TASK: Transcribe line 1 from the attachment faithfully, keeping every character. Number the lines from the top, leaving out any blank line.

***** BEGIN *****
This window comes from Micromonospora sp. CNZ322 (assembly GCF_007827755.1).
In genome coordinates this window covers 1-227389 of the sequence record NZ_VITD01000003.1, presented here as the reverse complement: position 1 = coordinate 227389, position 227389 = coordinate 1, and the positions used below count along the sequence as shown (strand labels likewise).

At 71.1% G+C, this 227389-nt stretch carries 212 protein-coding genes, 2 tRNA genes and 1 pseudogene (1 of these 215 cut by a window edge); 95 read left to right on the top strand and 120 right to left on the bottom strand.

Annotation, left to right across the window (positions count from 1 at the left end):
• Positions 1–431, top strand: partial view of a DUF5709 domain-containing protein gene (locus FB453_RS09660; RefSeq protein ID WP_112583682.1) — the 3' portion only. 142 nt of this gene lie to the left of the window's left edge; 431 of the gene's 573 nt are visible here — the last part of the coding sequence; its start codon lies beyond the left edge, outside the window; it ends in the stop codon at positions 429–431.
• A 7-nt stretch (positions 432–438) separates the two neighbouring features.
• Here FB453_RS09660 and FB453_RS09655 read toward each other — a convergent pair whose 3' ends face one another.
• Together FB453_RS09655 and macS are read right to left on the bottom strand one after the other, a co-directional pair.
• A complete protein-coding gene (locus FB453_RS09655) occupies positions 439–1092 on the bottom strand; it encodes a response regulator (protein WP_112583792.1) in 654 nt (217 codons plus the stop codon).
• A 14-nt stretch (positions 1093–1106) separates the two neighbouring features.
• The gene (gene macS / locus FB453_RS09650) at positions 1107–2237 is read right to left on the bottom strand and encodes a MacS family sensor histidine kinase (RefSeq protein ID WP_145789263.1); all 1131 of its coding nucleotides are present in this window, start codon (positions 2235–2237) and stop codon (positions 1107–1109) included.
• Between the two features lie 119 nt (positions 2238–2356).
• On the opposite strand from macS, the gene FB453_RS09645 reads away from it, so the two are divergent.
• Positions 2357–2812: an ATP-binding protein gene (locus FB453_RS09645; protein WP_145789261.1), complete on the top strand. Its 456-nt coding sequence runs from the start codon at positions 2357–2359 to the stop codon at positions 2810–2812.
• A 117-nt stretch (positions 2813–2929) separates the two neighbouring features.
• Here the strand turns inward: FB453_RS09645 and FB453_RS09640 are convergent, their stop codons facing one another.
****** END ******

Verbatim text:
This window comes from Micromonospora sp. CNZ322 (assembly GCF_007827755.1).